A parasailing cable tethering a young mother and two children to a boat was intentionally cut by the vessel’s captain on Memorial Day, plunging them into the water and dragging them across the surface before they hit a Florida Keys bridge, according to police investigating the case.
The 33-year-old woman from Schaumburg, Illinois, Supraja Alaparthi, was dead by the time a “good Samaritan” boat captain delivered her and the children to a restaurant in the Middle Keys city of Marathon, which police, Coast Guard crews and paramedics were using as a staging area for Monday’s tragedy.
“The woman was deceased on the scene,” said Petty Officer 3rd Class Ryan Estrada, a Coast Guard spokesman.
According to the Florida Fish and Wildlife Conservation Commission’s initial incident report released Tuesday night, the captain, Daniel Couch, 49, cut the line tethered to the harness because the parasail “pegged” in a high gust of wind. That means the sail was so full of air that it risked dragging the boat.
One law enforcement source said Couch likely cut the line hoping to catch Alaparthi and the two children on the way down.
But Mark McCulloh, 66, chairman of the Florida-based Parasail Safety Council who pioneered parasailing in the 1970s, said the captain should have known other tactics, like steering the boat side to side, which would have deflated the parasail.
“He never should have done that,” McCulloh said. “That’s the golden rule. Do not cut the line.”
Couch could not be immediately reached for comment. The company that operates the parasailing boat is Lighthouse Parasail, based in Marathon and the Outer Banks of North Carolina. Reached by phone Tuesday, co-owner Jacquelin Winter said she could not comment on the accident.
John Callion, 33, a Marathon tarpon guide, saw the tragedy unfold from his boat and sprung into action to try to save the family, according to the Monroe County Sheriff’s Office 911 call log.
Callion told the Miami Herald/FLKeysNews.com that the weather around 5 p.m., right before the crash, was calm, but that a storm was approaching.
“It was pretty much flat calm, but you could see the storm coming. All of the sudden, the temperature dropped by 10 degrees and the wind started blowing like crazy,” Callion said.
He then saw the cable snap and Alaparthi and the children drop into the water, with the wind propelling the parasail, basically a giant parachute, dragging them across the surface.
Callion estimates they traveled a mile or two before they hit the Old Seven Mile Bridge, a decommissioned span that runs parallel to the current bridge that opened in 1982. The old bridge connects Knights Key in the Middle Keys city of Marathon with Little Duck Key in the Lower Keys.
Callion, who has been a charter fishing guide for 15 years, didn’t see the mom and kids hitting the bridge because he raced his 25-foot boat after them as soon as he saw them fall into the water. He had to motor around Pigeon Key, a small island just off the base of the north side to the bridge, to get to the victims.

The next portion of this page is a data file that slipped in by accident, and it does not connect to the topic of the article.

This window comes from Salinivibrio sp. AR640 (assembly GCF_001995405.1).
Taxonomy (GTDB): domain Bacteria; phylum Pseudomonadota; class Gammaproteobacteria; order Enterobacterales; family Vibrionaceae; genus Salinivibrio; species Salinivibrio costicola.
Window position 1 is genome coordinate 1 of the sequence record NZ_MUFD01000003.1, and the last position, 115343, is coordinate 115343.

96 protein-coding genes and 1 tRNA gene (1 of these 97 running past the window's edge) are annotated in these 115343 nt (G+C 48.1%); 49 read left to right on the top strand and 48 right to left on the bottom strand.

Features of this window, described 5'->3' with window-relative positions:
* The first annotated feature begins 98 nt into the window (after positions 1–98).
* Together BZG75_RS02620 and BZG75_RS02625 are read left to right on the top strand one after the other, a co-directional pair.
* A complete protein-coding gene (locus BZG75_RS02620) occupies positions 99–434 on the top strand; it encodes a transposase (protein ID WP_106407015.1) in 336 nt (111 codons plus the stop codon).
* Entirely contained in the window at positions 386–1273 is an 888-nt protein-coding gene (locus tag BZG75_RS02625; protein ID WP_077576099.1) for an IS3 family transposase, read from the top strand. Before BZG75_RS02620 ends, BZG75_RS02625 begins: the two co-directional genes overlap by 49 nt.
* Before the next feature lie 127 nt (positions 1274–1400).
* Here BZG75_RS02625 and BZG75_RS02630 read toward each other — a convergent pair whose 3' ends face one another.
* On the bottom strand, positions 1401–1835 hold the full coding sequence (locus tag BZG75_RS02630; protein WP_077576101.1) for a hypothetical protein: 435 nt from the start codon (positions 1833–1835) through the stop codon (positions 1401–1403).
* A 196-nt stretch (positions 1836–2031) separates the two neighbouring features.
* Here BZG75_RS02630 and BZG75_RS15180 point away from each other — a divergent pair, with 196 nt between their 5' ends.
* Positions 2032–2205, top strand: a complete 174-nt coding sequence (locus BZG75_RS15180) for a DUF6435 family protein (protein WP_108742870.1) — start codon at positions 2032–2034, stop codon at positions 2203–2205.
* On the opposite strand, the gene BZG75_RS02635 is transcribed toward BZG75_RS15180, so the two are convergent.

When he arrived at their location, he and his two passengers brought Alaparthi and the children aboard the boat. One child, Sriakshith Alaparthi, her 10-year-old son, was battered but conscious. The other child, Alaparthi’s 9-year-old nephew, Vishant Sadda, was unconscious and wrapped in the parasail’s lines, Callion said.
“It was pretty much the worst thing you could imagine,” he said. “It was real bad.”
Callion had to cut the harness to free the three from the chute, which was hung up on the old bridge.
He and his passengers began CPR on the child and the mother, but the woman had no pulse, Callion said.
Monroe County sheriff’s deputies were on the bridge, apparently for another incident, and witnessed him getting the people into his boat. They yelled down from the bridge to get the people to the Sunset Grill, an oceanfront restaurant at the base of the bridge.
“From there, we handed them off to the authorities,” Callion said.
Once the woman and children were at Sunset Grill, a Florida Fish and Wildlife Conservation Commission officer began chest compressions on the woman aboard Callion’s boat, Sgt. Deborah Johnson of the Keys sheriff’s office said in her incident report. Johnson hopped on board to assist the state officer with CPR.
After paramedics arrived, Johnson then turned her attention to the seriously injured little boy, who was going in and out of consciousness.
“I laid on my stomach and tried to have [him] look me in the eye to keep him awake,” Johnson said.
The boy had injuries to his left eye, arms, legs and torso, according to Johnson. The sheriff’s sergeant said she then noticed paramedics stopped their life-saving efforts on the woman and focused on the boy.
The children were taken to Fishermen’s Hospital in Marathon, where the younger boy was listed in critical condition and doctors determined he should be flown to Nicklaus Children’s Hospital near South Miami. But the weather was so bad that Monroe County’s TraumaStar medical helicopter was not able to take off until nearly 10 p.m., according to the sheriff’s log. The chopper arrived at the hospital shortly after 10:30 p.m.
The woman’s husband and other relatives then arrived at the restaurant. According to Johnson, he was “adamant” that he be allowed to see his wife. “I explained to him, best I could, nobody could go in or around her until the medical examiner gave authorization,” Johnson said.
The incident is being investigated by both the Florida Fish and Wildlife Conservation Commission and the Coast Guard.
According to the National Weather Service in Key West, a cluster of scattered showers and isolated thunderstorms pushed off the mainland early Monday afternoon.
The cool outflow winds from those storms reached the Middle Keys after 4 p.m., said Jonathan Rizzo, National Weather Service Key West’s warning coordinator meteorologist. That led to wind gusts in the area up to 28 knots, or about 32 mph, he said.